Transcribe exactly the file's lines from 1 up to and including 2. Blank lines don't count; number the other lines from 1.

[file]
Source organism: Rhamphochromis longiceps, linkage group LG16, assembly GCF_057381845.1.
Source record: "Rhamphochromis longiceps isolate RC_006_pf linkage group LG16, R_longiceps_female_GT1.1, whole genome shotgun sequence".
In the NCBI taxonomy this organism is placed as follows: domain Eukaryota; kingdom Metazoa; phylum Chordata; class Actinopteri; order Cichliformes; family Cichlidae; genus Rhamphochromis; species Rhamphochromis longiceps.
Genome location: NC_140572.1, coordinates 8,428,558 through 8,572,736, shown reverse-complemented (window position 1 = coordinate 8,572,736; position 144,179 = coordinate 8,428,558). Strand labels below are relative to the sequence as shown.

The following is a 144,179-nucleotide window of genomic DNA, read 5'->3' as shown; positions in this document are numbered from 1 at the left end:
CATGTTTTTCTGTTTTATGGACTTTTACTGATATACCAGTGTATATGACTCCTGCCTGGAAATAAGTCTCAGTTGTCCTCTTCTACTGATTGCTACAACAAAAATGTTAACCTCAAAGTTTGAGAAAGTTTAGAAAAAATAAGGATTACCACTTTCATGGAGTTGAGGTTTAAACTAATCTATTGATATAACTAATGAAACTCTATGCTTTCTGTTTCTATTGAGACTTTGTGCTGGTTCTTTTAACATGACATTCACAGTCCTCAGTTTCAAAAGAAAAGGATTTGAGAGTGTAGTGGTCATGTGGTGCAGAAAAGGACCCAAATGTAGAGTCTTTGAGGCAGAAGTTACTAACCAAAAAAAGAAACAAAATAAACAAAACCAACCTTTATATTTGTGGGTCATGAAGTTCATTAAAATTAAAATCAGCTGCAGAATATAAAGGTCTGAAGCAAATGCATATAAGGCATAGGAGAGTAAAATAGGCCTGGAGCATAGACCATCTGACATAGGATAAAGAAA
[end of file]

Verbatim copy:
Source organism: Rhamphochromis longiceps, linkage group LG16, assembly GCF_057381845.1.
Source record: "Rhamphochromis longiceps isolate RC_006_pf linkage group LG16, R_longiceps_female_GT1.1, whole genome shotgun sequence".